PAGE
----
Learning To Do Push-ups and Pull-ups In A Week

At the start of this week, I could not do a single (proper) push-up, or a pull-up from a dead hang. Now, I can do both. During my lunch break today I was finally able to do 10 consecutive push-ups. My arms and back muscles were trembling on that last one, but I was able to push through and finish before collapsing onto my yoga mat. And after work I went by the park and was able to do 3 consecutive pull-ups from a dead hang.

Pull-ups are still incredibly hard, and painful for me, but the more that I practice and try doing them, the easier they get (even if only by a little bit). A big challenge for me was overcoming the thought that I just can’t do pull-ups. Getting over that, is really what has made doing pull-ups, or at least trying to do them easier.

As my friend recommended, repetition was key. Everyday I practiced each exercise for at least 20 minutes, usually doing two sets of each during the day. Practicing push-ups was easier because no real equipment was needed. For pull-ups I was able to find a door frame at home with a wide enough frame to get a grip on, but it was still more challenging than using the pull-up bar at the park, probably because I could not fully wrap my hands around the door frame and engage my thumbs like on the bar.

Sometimes, when my muscles would start to twitch and give out on me during my push-up exercises, I would change things up a bit and transition from a regular push-up to a downward facing dog yoga pose. I found that this helped to relieve some of the pressure between my shoulder blades, without totally disengaging my core and those muscles, and thus, allowed me to continue working on push-ups longer. Unfortunately, I could not find any stretch to smoothly transition to from a pull-up. Letting go of the bar in order to stretch really shifted my momentum, and I found it hard to jump back into the exercises after a stretch. I’m sure that will change as my strength improves, but for now I will focus on staying on the bar for as long as possible before letting go. If anyone has any recommendations for transitional, or resting exercises for between sets of pull-ups I would much appreciate them.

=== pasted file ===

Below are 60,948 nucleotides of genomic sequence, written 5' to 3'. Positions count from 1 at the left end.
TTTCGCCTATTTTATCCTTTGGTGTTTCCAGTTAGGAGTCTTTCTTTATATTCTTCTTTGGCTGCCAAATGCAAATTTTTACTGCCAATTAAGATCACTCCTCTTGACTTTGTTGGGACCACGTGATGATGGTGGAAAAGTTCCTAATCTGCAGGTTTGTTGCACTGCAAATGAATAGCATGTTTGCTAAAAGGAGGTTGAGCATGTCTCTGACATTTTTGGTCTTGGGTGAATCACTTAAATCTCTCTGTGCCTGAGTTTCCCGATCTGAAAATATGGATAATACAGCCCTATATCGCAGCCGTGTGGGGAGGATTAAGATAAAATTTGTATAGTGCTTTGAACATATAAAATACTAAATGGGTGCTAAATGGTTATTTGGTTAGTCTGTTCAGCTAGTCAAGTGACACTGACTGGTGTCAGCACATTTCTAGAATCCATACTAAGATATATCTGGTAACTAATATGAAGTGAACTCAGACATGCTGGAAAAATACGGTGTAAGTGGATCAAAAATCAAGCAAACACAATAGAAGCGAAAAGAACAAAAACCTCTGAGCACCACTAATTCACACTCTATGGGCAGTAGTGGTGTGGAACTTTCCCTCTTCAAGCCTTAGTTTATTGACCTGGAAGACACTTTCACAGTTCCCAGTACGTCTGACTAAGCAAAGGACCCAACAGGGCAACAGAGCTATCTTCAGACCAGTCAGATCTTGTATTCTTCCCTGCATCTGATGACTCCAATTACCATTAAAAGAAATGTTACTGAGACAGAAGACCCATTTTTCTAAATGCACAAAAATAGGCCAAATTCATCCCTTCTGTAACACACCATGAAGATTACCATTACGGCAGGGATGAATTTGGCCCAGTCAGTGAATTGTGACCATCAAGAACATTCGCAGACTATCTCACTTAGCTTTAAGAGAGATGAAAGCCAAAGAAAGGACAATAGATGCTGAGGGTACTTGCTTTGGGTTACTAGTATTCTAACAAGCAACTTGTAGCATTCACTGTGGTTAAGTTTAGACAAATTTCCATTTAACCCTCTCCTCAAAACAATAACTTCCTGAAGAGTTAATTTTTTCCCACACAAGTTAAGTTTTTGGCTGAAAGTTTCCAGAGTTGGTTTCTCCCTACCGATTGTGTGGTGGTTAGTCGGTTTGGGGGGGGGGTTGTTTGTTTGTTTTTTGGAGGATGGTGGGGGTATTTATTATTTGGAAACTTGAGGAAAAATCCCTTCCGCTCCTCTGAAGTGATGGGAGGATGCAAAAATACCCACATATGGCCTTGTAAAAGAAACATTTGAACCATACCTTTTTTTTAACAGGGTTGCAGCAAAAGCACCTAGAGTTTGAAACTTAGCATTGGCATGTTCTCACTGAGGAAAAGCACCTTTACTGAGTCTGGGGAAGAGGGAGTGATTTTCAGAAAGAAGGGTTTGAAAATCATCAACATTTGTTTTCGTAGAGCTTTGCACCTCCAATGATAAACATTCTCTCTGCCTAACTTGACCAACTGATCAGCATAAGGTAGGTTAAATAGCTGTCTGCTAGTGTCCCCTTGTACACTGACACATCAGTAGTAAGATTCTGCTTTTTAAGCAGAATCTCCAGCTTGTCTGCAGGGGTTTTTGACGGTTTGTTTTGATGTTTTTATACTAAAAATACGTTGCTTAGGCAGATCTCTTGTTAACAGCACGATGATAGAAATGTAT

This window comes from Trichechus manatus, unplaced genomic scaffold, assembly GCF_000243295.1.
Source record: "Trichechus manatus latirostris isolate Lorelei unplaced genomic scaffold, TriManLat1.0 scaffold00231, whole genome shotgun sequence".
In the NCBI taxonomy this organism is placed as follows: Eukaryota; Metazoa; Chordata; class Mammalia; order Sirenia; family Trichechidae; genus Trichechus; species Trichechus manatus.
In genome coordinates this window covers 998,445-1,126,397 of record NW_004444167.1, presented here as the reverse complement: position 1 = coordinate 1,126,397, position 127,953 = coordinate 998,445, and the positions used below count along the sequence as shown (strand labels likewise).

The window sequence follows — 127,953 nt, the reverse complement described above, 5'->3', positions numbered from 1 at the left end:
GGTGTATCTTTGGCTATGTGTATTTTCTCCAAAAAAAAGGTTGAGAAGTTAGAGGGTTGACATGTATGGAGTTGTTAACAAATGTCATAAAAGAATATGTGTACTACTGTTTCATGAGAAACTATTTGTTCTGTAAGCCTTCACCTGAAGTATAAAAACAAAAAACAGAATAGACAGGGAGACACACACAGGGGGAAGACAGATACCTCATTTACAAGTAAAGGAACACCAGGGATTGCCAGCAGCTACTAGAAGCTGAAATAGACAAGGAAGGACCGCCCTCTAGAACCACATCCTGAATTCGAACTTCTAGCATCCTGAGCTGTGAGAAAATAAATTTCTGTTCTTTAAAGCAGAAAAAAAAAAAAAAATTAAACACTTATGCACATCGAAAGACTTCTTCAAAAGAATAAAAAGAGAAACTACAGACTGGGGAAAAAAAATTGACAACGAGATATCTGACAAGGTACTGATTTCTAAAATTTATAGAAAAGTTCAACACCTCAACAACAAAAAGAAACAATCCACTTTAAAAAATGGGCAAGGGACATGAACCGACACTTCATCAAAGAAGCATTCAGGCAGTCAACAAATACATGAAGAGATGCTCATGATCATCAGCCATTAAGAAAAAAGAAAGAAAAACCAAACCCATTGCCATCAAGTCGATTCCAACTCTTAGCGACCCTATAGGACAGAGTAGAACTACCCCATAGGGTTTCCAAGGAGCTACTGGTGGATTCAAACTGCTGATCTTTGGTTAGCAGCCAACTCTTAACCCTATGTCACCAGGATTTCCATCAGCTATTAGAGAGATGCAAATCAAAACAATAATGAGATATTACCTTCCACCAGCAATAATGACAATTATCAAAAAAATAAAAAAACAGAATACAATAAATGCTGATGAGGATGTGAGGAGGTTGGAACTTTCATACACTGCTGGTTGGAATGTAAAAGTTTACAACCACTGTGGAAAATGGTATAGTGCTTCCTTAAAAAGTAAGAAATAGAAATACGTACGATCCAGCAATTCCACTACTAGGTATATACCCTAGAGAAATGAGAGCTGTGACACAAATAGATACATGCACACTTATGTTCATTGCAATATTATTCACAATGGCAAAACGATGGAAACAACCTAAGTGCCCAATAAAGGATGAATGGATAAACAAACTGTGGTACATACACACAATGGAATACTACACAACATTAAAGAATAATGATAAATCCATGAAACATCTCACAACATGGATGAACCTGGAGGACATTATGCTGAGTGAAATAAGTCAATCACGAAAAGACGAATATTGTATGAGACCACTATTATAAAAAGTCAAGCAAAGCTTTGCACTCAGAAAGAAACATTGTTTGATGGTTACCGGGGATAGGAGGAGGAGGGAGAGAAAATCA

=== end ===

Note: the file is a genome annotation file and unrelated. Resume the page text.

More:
Swimming at least every other day, really helped as well. While swimming laps, I focused on having proper form, and maintaining a slow and steady pace in order to engage my muscles with minimal impact. I think that it also helped to keep everything aligned and my core relaxed. Thirty minutes to an hour after swimming is when I usually felt best to practice push-ups or pull-ups, and found that my muscles didn’t tire as quickly.

Overall, I am pretty pleased with this week. It would have been nice to see improvement with my pull-ups as fast as I did with push-ups, but I just need to be patient with it, and recognize how much my ability has improved this week. I have definitely noticed an improvement in my energy level by squeezing in a few short workouts to my daily routine. I think I will change things up a bit from just push-ups and pull-ups, but will try to keep with this new exercise routine.


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